Continuing Education Quarter credits are awarded by Antioch University Seattle (AUS). AUS requires 75% or better for credit at the 400 level and 85% or better to issue credit at the 500 level. These criteria refer both to the amount and quality of work submitted.

  1. Completion of Information Acquisition assignments 30%
  2. Completion of Learning Application assignments 40%
  3. Completion of Integration Paper assignment 30%


CREDIT/NO CREDIT (No Letter Grades or Numeric Equivalents on Transcripts)
Antioch University Seattle (AUS) Continuing Education Quarter credit is offered on a Credit/No Credit basis; neither letter grades nor numeric equivalents are on a transcript. 400 level credit is equal to a "C" or better, 500 level credit is equal to a "B" or better. This information is on the back of the transcript.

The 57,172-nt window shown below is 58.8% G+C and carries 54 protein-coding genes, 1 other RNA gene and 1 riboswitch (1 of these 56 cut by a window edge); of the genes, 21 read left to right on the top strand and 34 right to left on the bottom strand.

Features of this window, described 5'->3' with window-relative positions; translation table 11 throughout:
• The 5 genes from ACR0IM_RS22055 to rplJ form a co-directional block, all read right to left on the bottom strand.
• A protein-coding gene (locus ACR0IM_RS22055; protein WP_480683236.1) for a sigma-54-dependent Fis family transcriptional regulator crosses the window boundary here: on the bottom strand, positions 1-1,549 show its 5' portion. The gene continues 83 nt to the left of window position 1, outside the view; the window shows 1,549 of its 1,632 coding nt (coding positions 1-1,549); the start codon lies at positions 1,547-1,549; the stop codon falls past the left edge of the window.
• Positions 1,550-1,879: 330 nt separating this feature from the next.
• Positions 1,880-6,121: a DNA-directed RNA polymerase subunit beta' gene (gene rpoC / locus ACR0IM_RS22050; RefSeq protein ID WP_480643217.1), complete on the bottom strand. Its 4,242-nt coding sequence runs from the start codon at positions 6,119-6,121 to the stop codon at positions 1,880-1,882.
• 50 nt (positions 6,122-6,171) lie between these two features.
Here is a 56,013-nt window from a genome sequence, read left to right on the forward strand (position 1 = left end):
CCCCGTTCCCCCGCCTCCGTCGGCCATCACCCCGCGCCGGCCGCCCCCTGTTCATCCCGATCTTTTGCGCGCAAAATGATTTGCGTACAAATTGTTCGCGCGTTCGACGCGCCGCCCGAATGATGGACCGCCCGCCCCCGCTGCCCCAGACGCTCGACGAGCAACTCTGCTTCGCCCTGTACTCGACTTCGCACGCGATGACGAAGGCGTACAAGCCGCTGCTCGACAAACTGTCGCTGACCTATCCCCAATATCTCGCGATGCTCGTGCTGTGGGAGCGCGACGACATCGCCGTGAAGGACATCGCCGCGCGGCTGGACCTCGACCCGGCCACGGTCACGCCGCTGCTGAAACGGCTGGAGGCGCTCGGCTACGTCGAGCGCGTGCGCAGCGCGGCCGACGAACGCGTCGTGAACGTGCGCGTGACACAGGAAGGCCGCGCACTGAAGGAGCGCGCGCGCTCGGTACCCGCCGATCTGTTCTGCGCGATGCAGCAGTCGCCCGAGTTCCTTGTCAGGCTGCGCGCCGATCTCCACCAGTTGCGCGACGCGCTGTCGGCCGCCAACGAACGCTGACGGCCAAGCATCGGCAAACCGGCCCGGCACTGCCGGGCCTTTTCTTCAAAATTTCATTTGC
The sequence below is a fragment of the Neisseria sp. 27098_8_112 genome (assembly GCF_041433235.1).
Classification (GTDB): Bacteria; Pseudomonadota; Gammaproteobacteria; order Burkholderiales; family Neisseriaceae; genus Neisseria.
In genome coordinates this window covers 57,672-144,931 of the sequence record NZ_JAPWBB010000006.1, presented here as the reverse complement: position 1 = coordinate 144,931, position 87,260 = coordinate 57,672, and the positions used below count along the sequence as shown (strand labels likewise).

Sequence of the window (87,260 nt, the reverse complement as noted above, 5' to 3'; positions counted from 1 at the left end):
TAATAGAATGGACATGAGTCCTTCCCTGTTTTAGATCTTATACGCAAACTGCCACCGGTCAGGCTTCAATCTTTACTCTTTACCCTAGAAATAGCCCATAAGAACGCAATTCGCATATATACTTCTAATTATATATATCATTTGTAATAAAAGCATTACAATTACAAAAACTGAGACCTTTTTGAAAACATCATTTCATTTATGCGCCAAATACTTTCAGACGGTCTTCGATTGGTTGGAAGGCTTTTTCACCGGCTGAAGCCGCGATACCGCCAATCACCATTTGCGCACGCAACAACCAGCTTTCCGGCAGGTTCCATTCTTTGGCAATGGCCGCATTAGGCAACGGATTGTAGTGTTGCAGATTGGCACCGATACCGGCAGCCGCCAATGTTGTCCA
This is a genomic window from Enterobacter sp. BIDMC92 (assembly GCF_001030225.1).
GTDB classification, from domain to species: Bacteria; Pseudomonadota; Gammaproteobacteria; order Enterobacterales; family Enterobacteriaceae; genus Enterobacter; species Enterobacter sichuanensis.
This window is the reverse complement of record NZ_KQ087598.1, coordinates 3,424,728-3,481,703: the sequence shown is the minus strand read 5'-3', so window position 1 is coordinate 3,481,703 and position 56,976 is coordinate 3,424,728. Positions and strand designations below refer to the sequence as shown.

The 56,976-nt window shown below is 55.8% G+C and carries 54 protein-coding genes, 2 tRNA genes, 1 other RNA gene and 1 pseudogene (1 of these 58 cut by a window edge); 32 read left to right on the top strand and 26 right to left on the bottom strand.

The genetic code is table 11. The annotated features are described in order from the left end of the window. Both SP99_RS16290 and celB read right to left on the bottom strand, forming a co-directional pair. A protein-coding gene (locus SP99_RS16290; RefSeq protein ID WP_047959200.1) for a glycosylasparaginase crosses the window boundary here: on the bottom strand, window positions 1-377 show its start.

AUS Continuing Education quarter credits may or may not be accepted into degree programs. Prior to registering determine with your district personnel, department head or state education office the acceptability of these credits for your purpose.



Helping Children with Autism Learn by Bryna Siegel, 2007: Oxford University Press, New York, N.Y. 512 pages. ISBN 978-0195325065

  • Helping Children with Autism Learn: Treatment Approaches for Parents and Professionals
    ISBN# 0195325060
    by Siegel, Bryna
    OUP US

    Buy from Amazon


Text, Helping Children with Autism Learn, is available from Amazon for about $17.



Assignment #1:

  • Please introduce yourself with a 1-2 page background statement that includes:
  • Description of your current professional situation.
  • What brings you the most joy and what are your greatest challenges in your work?
  • What outcomes do you hope to achieve in taking this course?
  • Please include any other information you would like us to know about you.

Send to instructor:; Subject line to read: ‘Autism Puzzle, #1’

Assignment #2:

Understanding the Basics.